Highlights From Milan Fashion Week Fall/Winter 2018
- Best accessories: Tod'sBest accessories: Tod's
- Best debut collection: Salvatore FerragamoBest debut collection: Salvatore Ferragamo
- Best collaborations: MonclerBest collaborations: Moncler
- Best covetable coats: FendiBest covetable coats: Fendi
- Best combined show: GucciBest combined show: Gucci
- Best show setting: PradaBest show setting: Prada
While each fashion house is unique, there were some that simply blew us away this Milan Fashion Week —be it for their quirky and unusual accessories or their fabulous collaborations. Here, we give out our superlatives to the best shows of the season.
Best accessories: Tod's
We’re happy to announce that the next biggest trend in accessories is puppies. At least, that’s what the Tod’s F/W show would have us think, with models like Gigi Hadid parading furry friends down the runway while wearing Tod’s tried-and-true designs–mixed shearling bombers, faded yellow anoraks, paper-thin leather trousers and totes in exotic skins. Did we mention the puppies?
Best debut collection: Salvatore Ferragamo
All eyes were on Paul Andrew, the Italian house’s womenswear shoe designer who was promoted to creative director and debuted his first ready-to-wear collection this season. Andrew, whose new designs saw hints of gender-bending (Ferragamo’s menswear designer Guillaume Meilland showed a matching collection alongside him) drew inspiration from royalty, of both the British and Hollywood variety.
There were plenty of shirts and shirtdresses with stiff collars and tailored coats that paid homage to Katherine Hepburn’s style, as well as the jodhpur-under-riding boots look made famous by Princess Margaret from The Crown.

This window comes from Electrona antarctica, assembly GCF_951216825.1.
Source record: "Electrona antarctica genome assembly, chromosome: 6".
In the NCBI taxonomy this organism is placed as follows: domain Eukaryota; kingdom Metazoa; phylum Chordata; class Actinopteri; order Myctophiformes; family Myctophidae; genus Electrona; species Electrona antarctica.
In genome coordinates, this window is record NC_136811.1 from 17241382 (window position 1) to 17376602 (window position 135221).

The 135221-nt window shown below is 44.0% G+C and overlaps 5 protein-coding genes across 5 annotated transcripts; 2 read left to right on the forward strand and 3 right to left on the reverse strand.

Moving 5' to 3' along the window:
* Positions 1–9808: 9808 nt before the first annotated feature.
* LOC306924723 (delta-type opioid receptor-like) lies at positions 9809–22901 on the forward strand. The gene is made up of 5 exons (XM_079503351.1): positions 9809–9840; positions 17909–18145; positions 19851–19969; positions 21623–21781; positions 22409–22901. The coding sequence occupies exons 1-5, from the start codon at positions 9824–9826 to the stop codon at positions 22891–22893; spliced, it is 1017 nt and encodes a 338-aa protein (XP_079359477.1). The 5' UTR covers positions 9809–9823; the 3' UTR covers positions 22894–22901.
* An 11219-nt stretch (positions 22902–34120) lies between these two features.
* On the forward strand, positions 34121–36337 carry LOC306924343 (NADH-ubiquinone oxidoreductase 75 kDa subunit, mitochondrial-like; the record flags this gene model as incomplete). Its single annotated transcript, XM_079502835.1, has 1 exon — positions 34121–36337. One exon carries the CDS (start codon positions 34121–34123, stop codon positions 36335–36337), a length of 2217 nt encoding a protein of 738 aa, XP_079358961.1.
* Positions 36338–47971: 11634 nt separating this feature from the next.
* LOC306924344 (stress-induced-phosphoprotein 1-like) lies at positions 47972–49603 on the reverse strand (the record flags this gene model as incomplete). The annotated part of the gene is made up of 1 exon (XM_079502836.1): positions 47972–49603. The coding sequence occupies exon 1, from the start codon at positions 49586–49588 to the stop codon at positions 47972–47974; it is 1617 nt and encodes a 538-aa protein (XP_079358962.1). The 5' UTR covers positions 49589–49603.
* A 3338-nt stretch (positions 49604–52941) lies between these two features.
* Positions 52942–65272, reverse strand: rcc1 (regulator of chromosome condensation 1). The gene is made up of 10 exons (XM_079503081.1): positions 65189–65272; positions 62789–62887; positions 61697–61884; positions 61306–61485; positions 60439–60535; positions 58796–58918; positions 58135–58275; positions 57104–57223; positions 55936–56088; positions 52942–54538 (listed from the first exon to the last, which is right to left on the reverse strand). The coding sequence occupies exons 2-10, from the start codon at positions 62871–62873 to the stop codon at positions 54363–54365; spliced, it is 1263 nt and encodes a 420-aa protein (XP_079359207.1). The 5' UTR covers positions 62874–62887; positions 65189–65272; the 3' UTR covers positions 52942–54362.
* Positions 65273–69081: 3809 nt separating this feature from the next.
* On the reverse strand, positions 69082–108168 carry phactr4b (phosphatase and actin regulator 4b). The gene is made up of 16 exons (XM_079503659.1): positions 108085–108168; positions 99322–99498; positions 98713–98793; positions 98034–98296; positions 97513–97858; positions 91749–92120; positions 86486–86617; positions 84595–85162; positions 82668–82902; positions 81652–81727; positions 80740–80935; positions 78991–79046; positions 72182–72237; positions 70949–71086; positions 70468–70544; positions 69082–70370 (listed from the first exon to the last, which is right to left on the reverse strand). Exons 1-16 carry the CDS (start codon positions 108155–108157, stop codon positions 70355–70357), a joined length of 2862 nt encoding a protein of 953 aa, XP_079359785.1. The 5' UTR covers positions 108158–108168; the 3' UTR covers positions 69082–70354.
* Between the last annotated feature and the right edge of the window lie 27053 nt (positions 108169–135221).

See also: How To Dress Like Meghan Markle
Best collaborations: Moncler
Moncler might have just done the brand collaboration to end all brand collaborations, partnering with not one, not two, but eight leading designers to create eight capsule collections, named the Genius Group, to be rolled out every month.
This project includes Pierpaolo Piccioli of Valentino, whose A-line capes and feminine skirts are quite distinctive of the fashion house. Simone Rocha, Craig Green, Noir Kei Ninomiya, Hiroshi Fujiwara and Palm Angels similarly brought their own touch to the mix, creating pieces that will no doubt fly off shelves as soon as they drop.
Best covetable coats: Fendi
As one of the great fashion houses known for their fur coats, Fendi’s Fall offering did not disappoint. Not only were there luxurious, patterned mink coats (some with the ever-popular double-F insignia), there were plaid patent trenches and statement capes all wrapped up with a touch of ‘40s flair. Boxy-shouldered jackets and bright thigh-high boots also gave a whiff of sci-fi sex-appeal.
Best combined show: Gucci
Watching Alessandro Michele’s Fall show is akin to being in a psychedelic dream. Male and female models walked trance-like down the runway in a mish-mash of fabrics and accessories, some holding decapitated heads or live reptiles, and many wearing balaclavas.
He sought to blur the boundaries of gender and even culture, mixing Russian babushka scarves with a Japanese pagoda hat, or traditional English plaid with Persian paisley prints. Models were styled androgynously, some in revealing, slinky crystal tops, others wrapped in heavy layers of feather, tweed and all with a hint of cultural irreverence.
Best show setting: Prada
If a show wasn’t documented by a drone, did it really happen? Prada set its Fall show above a depth-illusion black mirror floor amongst neon Prada signs, opened by drones that flitting down the runway to capture the audience.
The clothes themselves gave off a dystopian vibe with plenty of nylon raincoats, fluorescent patterns, wet-market boots and sheaths of tulle. It made for a provoking collection, both visually and in thought, with Miuccia Prada herself claiming that she wanted the clothes to be a statement of exaggerated, almost violent freedom she hopes women can feel.